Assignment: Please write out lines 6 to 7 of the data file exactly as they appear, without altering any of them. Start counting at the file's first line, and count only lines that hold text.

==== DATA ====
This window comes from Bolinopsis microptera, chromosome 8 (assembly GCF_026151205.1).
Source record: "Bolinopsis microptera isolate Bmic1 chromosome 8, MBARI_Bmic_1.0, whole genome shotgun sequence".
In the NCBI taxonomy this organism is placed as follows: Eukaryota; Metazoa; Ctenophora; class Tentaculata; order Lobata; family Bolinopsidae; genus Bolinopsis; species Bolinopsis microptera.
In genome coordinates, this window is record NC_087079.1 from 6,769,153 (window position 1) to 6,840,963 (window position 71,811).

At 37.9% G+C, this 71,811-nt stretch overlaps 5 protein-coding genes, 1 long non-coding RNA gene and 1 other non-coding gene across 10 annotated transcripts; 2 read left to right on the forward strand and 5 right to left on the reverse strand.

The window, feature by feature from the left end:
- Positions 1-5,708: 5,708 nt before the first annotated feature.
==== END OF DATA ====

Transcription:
The window, feature by feature from the left end:
- Positions 1-5,708: 5,708 nt before the first annotated feature.